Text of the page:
“It is through the apostolic Tradition preserved in the Church with the assistance of the Holy Spirit that we enjoy a living contact with the foundational memory.”

And how does the Church witness to and communicate the Faith?  Faith needs a means that is worthy and suitable to what is being communicated.

The answer is, of course, the sacraments, celebrated in the Church’s liturgy.  The sacraments engage the core of our being, touch our minds, wills, and emotions.  They are the only things capable of “engaging the entire person, body and spirit, interior life and relationships with others.”

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Conversion: It’s not Just for Pagans, Anymore.

“The Year of Faith, from this perspective, is a summons to an authentic and renewed conversion to the Lord, the one Savior of the world.  In the mystery of his death and Resurrection, God has revealed in its fullness the Love that saves and calls us to conversion of life through the forgiveness of sins (cf. Acts 5: 31).  For Saint Paul, this Love ushers us into a new life: ‘We were buried. . . with him by baptism into death, so that as Christ was raised from the dead by the glory of the Father, we too might walk in newness of life’ (Rom 6: 4).  Through faith, this new life shapes the whole of human existence according to the radical new reality of the Resurrection.  To the extent that he freely cooperates, man’s thought and affections, mentality and conduct are slowly purified and transformed, on a journey that is never completely finished in this life.” –Pope Emeritus Benedict XVI, Porta Fidei (n. 6)

“Never completely finished in this life.”  The faith journey is ongoing; a sweet adventure, the passage to an eternal life with an infinite God where we will continue to explore the mysteries of faith forever.  This is one my my favorite thoughts to ponder and, yet, it is also a mystery, so I can never wrap my mind around it.  It’s like looking at the night time sky and trying to imagine the universe beyond the stars that we can see: a universe that goes on infinitely; a world without end.

However, I can wrap my mind around people and relationships.  I know that Jesus calls us to have a relationship with Him and to convert and follow Him.  We must turn away from the bad direction we are heading and find the good way.  Faith is the act of believing that there is a good path to follow.  Faith in Jesus believes that He is the Way to eternal life with the Father and that He will strengthen us to walk the right path all the way to its completion in eternity.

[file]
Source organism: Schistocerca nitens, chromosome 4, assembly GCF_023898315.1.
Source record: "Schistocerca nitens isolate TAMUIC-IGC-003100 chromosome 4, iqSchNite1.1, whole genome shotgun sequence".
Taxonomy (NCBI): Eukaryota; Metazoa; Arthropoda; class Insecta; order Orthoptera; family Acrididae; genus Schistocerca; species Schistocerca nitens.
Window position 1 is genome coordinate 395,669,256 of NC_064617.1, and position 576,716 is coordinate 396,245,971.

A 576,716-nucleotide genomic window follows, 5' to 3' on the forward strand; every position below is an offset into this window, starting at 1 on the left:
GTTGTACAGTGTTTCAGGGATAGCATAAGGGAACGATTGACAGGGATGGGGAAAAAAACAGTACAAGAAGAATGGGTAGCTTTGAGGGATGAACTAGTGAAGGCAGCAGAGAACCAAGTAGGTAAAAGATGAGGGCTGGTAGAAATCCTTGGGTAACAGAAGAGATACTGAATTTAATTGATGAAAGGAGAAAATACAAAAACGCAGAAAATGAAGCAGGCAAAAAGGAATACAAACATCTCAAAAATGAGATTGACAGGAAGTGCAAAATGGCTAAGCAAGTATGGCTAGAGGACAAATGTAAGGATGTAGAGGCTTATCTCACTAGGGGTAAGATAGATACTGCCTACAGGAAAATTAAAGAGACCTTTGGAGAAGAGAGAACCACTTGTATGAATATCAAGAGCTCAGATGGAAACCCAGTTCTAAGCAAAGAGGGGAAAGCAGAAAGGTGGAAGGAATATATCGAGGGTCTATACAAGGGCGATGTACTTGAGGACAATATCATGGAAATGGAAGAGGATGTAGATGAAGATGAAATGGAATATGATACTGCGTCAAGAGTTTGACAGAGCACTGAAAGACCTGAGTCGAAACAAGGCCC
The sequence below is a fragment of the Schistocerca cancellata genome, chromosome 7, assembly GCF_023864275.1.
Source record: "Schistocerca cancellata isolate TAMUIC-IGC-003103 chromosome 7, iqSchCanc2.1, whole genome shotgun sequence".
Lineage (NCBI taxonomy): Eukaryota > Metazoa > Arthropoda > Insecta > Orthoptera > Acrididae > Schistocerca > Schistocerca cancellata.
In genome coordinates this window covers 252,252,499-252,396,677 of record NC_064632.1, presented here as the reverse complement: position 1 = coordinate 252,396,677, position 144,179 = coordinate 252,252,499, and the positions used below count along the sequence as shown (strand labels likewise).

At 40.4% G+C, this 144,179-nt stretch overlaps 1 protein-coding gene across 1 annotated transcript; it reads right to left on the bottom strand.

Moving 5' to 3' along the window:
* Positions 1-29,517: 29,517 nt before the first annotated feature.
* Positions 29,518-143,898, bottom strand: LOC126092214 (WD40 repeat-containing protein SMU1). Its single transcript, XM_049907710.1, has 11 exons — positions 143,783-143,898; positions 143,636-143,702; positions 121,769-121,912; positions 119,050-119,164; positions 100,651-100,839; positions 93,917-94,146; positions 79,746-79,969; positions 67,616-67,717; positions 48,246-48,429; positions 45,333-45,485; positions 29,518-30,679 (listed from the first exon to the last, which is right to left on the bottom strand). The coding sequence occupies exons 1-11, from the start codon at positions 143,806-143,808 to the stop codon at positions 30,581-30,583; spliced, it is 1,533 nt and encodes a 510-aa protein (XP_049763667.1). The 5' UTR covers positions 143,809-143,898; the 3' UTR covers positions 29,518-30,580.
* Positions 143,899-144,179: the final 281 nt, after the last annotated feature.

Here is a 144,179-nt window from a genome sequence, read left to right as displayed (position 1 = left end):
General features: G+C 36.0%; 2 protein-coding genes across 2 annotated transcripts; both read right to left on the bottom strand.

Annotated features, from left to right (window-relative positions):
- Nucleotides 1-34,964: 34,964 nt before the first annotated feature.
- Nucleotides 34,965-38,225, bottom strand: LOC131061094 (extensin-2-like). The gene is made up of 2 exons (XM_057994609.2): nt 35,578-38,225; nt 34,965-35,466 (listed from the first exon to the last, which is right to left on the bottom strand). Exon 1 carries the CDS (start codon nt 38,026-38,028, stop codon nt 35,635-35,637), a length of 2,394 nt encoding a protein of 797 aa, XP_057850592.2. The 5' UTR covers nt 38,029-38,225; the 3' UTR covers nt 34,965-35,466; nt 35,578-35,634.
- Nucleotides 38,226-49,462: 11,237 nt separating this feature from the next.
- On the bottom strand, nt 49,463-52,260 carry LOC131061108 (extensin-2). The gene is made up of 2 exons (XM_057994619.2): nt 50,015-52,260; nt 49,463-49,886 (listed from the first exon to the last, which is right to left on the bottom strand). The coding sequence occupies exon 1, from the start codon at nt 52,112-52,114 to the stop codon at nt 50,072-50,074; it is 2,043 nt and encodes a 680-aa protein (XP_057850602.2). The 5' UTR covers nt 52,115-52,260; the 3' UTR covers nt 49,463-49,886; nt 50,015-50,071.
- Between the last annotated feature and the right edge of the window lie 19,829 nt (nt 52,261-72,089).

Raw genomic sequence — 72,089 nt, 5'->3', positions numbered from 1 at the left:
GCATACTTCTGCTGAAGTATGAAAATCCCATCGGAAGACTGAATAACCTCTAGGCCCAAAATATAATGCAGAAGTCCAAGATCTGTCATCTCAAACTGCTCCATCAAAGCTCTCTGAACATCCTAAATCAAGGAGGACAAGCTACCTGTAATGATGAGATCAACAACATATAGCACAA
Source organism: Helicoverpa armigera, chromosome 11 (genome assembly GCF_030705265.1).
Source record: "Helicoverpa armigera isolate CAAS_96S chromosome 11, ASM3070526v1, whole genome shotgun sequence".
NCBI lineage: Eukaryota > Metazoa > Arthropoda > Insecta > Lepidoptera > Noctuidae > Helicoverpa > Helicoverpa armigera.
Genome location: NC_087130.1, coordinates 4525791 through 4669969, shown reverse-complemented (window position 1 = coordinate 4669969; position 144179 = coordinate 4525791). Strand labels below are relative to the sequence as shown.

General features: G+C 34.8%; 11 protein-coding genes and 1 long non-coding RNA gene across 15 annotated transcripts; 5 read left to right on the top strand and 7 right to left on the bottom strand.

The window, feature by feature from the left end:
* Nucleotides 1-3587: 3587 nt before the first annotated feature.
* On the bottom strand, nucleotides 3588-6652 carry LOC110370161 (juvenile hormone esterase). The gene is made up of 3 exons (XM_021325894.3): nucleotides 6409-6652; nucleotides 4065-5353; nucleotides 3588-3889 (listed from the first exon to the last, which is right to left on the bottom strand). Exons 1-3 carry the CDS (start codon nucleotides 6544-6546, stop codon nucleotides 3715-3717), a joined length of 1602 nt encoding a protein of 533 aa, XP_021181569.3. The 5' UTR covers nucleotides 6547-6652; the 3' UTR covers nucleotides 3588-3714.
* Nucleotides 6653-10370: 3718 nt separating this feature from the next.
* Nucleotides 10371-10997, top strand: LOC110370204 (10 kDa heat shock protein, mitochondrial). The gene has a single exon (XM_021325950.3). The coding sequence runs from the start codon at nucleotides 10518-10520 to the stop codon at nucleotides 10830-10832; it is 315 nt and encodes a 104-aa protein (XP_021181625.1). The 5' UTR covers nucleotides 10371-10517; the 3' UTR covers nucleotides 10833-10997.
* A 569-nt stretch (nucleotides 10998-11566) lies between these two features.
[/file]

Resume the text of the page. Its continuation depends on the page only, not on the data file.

During the next few times on this blog, we are going to study some examples from the New Testament of persons who heard Jesus’ call and followed Him.  In other words, they “converted.”

On Friday, we will begin with St. Peter who is mentioned the most in the New Testament after Jesus.  After studying him, we will consider St. Matthew, Bartimaeus, and the Woman at the Well.

There are many conversion stories in the New Testament.  Faith in Jesus changed the lives of:

  • Zachaeus  Luke 19: 1-10
  • A man born blind  John 9: 35-38
  • the Ethiopian eunuch  Acts 8: 26-40
  • Saul  Acts 9: 1-22
  • Cornelius  Acts 10: 1-48
  • Lydia  Acts 16: 11-15
  • the jailer in Philippi  Acts 16: 25-34

This week let us pray the 13th century prayer of St. Richard of Whyche.

“O most merciful Redeemer, Friend, and Brother, may I know Thee more clearly; love Thee more dearly, and follow Thee more nearly, day by day.”

100px-Dürer-PetrusNext time:  Simon Peter

Meditation:  How might I be blind to my own faults or sins?


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So What Do Catholics Believe?

“Not without reason, Christians in the early centuries were required to learn the creed from memory.  It served them as a daily prayer not to forget the commitment they had undertaken in baptism.  With words rich in meaning, Saint Augustine speaks of this in a homily on the redditio symboli, the handing over of the creed: ‘ the symbol of the holy mystery that you have all received together and that today you have recited one by one, are the words on which the faith of Mother Church is firmly built above the stable foundation that is Christ the Lord.  You have received it and recited it, but in your minds and hearts you must keep it ever present, you must repeat it in your beds, recall it in the public squares and not forget it during meals: even when your body is asleep, you must watch over it with your hearts.'” –Pope Emeritus Benedict XVI, Porta Fidei (n.9)

Instead of professing the Creed on Easter Sunday, the priest poses the questions of the Baptismal liturgy to the whole congregation so that we may all respond with a faithful “I do!”  So, at least, once a year, we can renew our baptismal promises and affirm our assent to the fundamentals of the mysteries of our faith.

Every other Sunday, we renew our act of faith in the mysteries of revelation by proclaiming the Nicene Creed.  We renew our commitment to our Faith by saying “Credo!” or “I believe!”